Mechanism and Emergency Management of Blast Eye/Orbital Injuries

Sabri T Shuker


Expert Rev Ophthalmol. 2008;3(2):229-246. 

In This Article

Blast Biological Effects & Mechanism

An explosion of solid or liquid chemical materials rapidly releases energy and produces a large volume of gaseous product. Weapons depend on high- and low-explosive potentials, thermobaric ‘enhanced-blast explosives' and nuclear detonations, which all provide a change in potential energy to kinetic energy in a very short period of time, resulting in a blast wave. The spherical front of this blast wave exhibits a discontinuous increase in pressure, density and temperature, known as a shock front. A blast wave can inflict several types of bodily injuries through one or more of the following distinct mechanisms, each of which is responsible for a different type of blast injury. These mechanisms fall into five categories, which are as follows.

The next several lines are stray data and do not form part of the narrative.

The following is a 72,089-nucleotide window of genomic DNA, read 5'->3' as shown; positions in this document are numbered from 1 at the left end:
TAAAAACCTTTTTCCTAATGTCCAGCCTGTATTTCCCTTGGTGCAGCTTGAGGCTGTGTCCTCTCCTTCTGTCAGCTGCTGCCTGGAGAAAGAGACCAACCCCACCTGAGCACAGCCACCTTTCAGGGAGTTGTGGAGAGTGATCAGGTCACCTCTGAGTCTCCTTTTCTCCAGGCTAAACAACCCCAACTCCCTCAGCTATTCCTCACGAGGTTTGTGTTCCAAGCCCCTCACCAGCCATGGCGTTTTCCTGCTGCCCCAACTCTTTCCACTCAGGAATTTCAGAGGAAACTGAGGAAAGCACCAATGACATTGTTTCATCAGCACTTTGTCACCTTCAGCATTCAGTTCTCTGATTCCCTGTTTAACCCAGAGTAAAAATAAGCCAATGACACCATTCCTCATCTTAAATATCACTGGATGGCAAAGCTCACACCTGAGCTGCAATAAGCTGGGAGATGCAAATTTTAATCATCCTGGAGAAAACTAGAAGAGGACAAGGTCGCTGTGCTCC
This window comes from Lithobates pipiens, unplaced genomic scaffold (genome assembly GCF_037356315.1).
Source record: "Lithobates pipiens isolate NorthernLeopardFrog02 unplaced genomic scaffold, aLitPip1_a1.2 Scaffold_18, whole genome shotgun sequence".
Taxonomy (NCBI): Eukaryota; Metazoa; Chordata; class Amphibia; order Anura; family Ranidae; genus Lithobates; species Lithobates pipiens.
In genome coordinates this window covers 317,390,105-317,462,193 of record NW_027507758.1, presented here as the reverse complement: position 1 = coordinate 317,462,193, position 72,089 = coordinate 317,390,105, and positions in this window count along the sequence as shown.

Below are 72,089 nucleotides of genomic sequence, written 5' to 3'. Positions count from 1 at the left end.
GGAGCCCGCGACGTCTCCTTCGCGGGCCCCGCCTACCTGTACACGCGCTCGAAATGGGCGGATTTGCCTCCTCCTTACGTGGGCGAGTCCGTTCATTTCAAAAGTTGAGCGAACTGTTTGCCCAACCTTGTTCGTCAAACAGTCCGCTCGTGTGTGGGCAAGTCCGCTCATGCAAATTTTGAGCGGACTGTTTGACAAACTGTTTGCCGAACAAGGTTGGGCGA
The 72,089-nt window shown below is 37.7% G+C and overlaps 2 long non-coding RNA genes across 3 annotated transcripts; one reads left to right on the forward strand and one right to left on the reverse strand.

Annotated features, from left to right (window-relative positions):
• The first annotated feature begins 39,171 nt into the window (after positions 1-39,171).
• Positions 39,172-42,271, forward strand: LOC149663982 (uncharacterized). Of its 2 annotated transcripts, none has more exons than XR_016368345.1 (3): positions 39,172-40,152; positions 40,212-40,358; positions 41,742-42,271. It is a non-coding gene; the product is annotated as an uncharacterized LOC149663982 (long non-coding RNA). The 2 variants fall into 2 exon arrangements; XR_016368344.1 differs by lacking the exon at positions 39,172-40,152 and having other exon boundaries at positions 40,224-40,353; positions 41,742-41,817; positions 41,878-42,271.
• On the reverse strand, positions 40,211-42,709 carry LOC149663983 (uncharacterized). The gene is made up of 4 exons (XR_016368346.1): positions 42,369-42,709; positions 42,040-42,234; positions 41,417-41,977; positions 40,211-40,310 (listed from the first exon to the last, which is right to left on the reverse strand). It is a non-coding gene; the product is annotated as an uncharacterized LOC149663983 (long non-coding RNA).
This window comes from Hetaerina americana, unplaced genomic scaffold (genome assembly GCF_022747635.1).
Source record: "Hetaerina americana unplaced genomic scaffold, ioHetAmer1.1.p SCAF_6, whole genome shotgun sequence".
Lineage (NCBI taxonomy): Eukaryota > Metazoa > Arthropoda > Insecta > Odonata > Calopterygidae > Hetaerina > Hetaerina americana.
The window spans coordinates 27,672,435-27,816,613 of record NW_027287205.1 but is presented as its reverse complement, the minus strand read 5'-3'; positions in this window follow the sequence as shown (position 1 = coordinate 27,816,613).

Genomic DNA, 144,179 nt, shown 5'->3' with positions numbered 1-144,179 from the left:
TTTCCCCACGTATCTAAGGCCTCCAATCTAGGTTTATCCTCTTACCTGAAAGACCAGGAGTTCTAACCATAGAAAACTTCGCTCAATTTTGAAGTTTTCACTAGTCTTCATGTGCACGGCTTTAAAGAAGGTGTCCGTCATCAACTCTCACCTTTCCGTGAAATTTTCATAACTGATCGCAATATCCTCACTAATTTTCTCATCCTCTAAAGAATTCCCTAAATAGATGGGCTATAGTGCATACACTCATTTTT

The leading edge of a blast wave, which consists of few millimeters of overpressurized air, is called the blast front and it moves rapidly in all directions from the epicenter of the explosion.[101]